Git essential

Eran Goldman-Malka · August 20, 2017

My brother started a great project. I’ll link to it when he finishes if he’ll approve.

But he told me that he lost a few days of work because he didn’t get any version control.

So I decided to write a “yet another git essential” post to make sure everything is clear to me and try and help others.

What is git

Git is a free and open-source distributed version control system [source]

How to use Git

  1. First we need a repository, we can build it by ourself
    git init 

    or we can use GitHub or GitLab to init it for us and then clone it

  2. Checking that the Git is OK.

It’s healthy to run git status often. Sometimes things change, and you don’t notice it.

git status
  1. After any new file creation, we need to add it to the repository

Later we’ll see that we can ignore some files or folders using .gitignore

git add <file>


git add *
  1. Run the commit command with a message describing what we’ve changed
    git commit -m "description what we've changed."
  2. Git’s log is a journal that remembers all the changes we’ve committed so far, in the order we committed them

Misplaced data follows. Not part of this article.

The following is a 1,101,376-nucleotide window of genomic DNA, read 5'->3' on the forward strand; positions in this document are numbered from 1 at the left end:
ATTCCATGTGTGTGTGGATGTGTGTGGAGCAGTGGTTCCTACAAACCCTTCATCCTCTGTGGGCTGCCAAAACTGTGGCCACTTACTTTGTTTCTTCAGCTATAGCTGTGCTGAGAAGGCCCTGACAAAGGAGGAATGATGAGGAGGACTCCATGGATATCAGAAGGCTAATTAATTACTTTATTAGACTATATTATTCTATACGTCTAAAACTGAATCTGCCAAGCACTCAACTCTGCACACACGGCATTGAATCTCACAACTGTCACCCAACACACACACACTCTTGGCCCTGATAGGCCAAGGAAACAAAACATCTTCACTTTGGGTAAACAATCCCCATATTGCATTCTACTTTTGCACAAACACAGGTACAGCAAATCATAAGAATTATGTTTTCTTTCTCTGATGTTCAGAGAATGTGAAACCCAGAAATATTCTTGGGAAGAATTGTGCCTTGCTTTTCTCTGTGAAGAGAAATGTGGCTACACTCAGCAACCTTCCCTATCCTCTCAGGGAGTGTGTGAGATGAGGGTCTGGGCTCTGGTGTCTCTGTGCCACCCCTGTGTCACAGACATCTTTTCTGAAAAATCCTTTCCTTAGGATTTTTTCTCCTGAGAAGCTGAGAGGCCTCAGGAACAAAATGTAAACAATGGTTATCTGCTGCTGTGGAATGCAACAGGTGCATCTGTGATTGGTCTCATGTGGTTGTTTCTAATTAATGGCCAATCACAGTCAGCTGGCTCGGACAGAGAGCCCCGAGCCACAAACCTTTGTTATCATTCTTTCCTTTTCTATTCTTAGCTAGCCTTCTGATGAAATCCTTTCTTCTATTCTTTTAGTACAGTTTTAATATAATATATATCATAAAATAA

git log
  3. Add a remote name and a repository URL
    git remote add origin <http link>
  4. The push command tells Git where to put our commits.

The name of our remote is the origin, and the default local branch name is master. The -u tells Git to remember the parameters so that next time we can run git push and Git will know what to do.

 git push -u origin master
  1. Check for changes on our GitHub repository and pull down any new changes
    git pull origin master
  2. what is different from our last commit by using the git diff

The HEAD is a pointer that holds your position within all your different commits. By default, HEAD points to your most recent commit.

git diff HEAD

run git diff with the staged option to see the changes you just staged

git diff staged
  1. You can unstaged files by using the git reset
    git reset [file name]

    Files can be changed back to how they were at the last commit by using the command: git checkout <target>

    git checkout [file name]
  2. You can create a copy (aka. branch) of the code so you can make separate commits to it.
    git branch [branch name]
  3. You can switch branches using the git checkout command
    git checkout [branch name]

13 You can remove files by using the git rm command, which will not only remove the actual files from the disk but will also stage the removal of the files

git rm *.txt
  1. After you finish the changes switch back to master and merge your changes from the branch into the master branch
    git checkout master
    git merge [branch name]
  2. You can use git branch -d [branch name] to delete a branch
    git branch -d [branch name]
  3. All that’s left for you to do now is to push everything you’ve been working on to your remote repository, and you’re done
    git push

global commands :

  • Set the user name across all repos
    git config "global =<user name?"
  • Find who changed what in a file
    git blame [file name]
  • Set git dad
    git config global "!curl" && echo && git add

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